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Ecuador votes, Correa expected to win easily
Sun Apr 26, 2009 3:47pm EDT
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By Maria Eugenia Tello
DURAN, Ecuador (Reuters) - Ecuadorians voted on Sunday in an election incumbent President Rafael Correa was expected to easily win, even as the economy flags, because of solid support for his welfare programs.
Polling stations were busy into the afternoon across the volatile Andean country of 14 million people known as much for toppling presidents as its Galapagos Islands and remote Amazon tribes.
A Correa win would confirm him as the most powerful leader in Ecuador's 30-year-old democracy and mark another victory for a generation of left-wing presidents like Venezuelan Hugo Chavez who govern most countries in the region.
An early exit poll seen by Reuters on Sunday gave Correa 56 percent of the vote and a 27-point lead over his nearest rival.
Correa needs more than 40 percent of the vote and a 10-point lead to avoid a runoff election. Voters are also electing members of the National Assembly and regional and municipal officials.
"We have formal democracy, our great challenge now is to build true democracy, which means a more fair and more equal homeland," the 46-year-old Correa said after voting.
Voting in Ecuador is mandatory, but turnout on Sunday was expected to be higher than usual because new rules extend suffrage to people over 16. Some prisoners, troops, policemen and citizens abroad were also allowed to vote for the first time.
Critics say Correa is running roughshod over Ecuador's democracy by concentrating power in the executive branch and forming a tribunal his allies will likely dominate.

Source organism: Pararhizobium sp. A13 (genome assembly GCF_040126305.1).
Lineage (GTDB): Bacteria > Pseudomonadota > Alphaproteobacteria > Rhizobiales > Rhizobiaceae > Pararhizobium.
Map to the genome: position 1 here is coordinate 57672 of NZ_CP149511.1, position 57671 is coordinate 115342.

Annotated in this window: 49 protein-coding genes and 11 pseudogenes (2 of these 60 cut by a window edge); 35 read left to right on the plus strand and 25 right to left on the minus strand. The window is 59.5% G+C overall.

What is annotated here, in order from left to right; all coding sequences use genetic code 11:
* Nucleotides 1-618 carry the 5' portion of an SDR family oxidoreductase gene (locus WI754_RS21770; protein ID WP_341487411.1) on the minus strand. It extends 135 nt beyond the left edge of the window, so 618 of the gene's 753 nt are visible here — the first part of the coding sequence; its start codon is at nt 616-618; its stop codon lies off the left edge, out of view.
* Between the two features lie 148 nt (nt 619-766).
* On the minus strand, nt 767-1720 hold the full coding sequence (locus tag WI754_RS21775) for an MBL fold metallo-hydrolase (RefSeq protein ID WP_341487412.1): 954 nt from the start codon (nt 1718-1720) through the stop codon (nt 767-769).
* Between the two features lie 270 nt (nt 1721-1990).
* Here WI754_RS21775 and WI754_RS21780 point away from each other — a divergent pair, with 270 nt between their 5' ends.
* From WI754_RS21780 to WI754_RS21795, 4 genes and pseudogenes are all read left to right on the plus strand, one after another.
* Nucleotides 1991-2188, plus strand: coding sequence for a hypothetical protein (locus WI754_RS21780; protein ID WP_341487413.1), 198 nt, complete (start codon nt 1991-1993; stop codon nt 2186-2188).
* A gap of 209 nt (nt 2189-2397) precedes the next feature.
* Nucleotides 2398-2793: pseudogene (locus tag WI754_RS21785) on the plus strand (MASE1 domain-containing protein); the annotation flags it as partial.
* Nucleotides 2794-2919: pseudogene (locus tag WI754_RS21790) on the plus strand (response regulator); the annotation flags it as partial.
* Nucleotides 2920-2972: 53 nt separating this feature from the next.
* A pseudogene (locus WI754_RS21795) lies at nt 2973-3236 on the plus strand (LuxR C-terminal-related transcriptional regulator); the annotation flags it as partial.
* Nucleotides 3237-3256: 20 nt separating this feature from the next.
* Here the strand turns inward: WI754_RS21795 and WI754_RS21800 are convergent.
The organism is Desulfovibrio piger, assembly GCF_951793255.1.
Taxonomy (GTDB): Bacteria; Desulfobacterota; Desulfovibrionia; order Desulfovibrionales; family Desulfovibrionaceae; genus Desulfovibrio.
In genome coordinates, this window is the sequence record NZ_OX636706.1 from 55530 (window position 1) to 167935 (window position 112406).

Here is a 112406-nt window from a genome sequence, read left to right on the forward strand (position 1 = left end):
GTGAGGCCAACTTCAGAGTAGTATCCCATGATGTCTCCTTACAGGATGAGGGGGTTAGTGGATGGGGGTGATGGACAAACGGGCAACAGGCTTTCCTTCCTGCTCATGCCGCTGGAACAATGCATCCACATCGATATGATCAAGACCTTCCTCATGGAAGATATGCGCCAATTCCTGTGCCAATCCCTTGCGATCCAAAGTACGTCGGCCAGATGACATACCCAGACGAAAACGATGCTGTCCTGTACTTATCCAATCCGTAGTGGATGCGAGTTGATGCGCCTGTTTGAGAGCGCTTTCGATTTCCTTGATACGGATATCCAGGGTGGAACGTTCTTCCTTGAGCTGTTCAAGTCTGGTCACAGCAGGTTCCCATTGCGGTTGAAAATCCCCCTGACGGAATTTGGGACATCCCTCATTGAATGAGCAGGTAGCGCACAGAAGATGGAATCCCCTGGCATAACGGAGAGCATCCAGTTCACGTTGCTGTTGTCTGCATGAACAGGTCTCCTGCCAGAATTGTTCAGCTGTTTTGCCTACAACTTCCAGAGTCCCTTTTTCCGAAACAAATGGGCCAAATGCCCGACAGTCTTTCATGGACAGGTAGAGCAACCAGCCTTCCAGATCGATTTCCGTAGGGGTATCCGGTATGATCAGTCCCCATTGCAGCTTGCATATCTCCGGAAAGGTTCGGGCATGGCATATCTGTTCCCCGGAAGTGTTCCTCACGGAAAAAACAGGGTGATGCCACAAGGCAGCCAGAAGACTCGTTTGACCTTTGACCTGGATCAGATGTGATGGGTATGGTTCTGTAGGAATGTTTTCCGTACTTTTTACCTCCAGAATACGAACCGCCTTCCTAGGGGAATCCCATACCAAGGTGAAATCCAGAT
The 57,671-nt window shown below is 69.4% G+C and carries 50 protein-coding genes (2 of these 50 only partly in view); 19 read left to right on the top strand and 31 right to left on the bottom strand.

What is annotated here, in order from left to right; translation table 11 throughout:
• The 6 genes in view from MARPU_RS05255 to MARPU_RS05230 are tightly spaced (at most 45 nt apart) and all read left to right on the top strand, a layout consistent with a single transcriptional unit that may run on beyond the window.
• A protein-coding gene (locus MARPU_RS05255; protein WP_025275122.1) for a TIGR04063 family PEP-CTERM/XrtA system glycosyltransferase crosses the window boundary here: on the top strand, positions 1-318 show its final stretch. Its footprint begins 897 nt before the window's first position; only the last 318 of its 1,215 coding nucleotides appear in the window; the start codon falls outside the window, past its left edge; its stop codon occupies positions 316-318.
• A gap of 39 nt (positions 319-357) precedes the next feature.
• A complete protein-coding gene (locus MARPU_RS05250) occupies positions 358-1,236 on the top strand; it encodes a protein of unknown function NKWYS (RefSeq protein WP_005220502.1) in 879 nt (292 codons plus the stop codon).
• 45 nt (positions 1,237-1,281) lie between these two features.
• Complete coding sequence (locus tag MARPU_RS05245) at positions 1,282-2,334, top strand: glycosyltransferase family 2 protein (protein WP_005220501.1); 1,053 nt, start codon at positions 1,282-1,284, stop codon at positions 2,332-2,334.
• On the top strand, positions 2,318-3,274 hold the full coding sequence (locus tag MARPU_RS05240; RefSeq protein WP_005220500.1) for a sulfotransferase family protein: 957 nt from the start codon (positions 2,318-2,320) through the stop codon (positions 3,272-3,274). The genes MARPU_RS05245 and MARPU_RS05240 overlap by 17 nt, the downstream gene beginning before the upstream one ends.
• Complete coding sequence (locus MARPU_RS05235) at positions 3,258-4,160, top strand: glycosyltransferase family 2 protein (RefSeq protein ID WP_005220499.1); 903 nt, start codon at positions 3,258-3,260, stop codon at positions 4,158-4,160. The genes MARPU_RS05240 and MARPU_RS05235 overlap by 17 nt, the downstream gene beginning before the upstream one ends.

During two years in office he has fanned national pride by standing up to oil and mining firms in a country where many blame severe economic hardship on rapacious foreign investors.
But a risky decision last year to stop paying $3.2 billion of debt he deemed "illegal" may backfire as he finds it harder to borrow to cover spending promises amid falling oil revenues.
Slightly larger in area than Britain, Ecuador is a restless country where street protests toppled three presidents during economic turmoil in the decade before Correa took power.
"I voted for Correa because the country needs political stability and because he has known how to use state resources," said Karla Arcos, 38, voting in the fast-growing, working-class town of Duran on the hot coastal plains.
"But if he commits the errors of his predecessors, we will topple him like we did with so many others."
The former missionary, who keeps a photo of the Pope by his desk along with photos of his friends Chavez and Brazilian President Luiz Inacio Lula da Silva, vows to protect his poor and lower-middle-class supporters from the global financial crisis. Continued...
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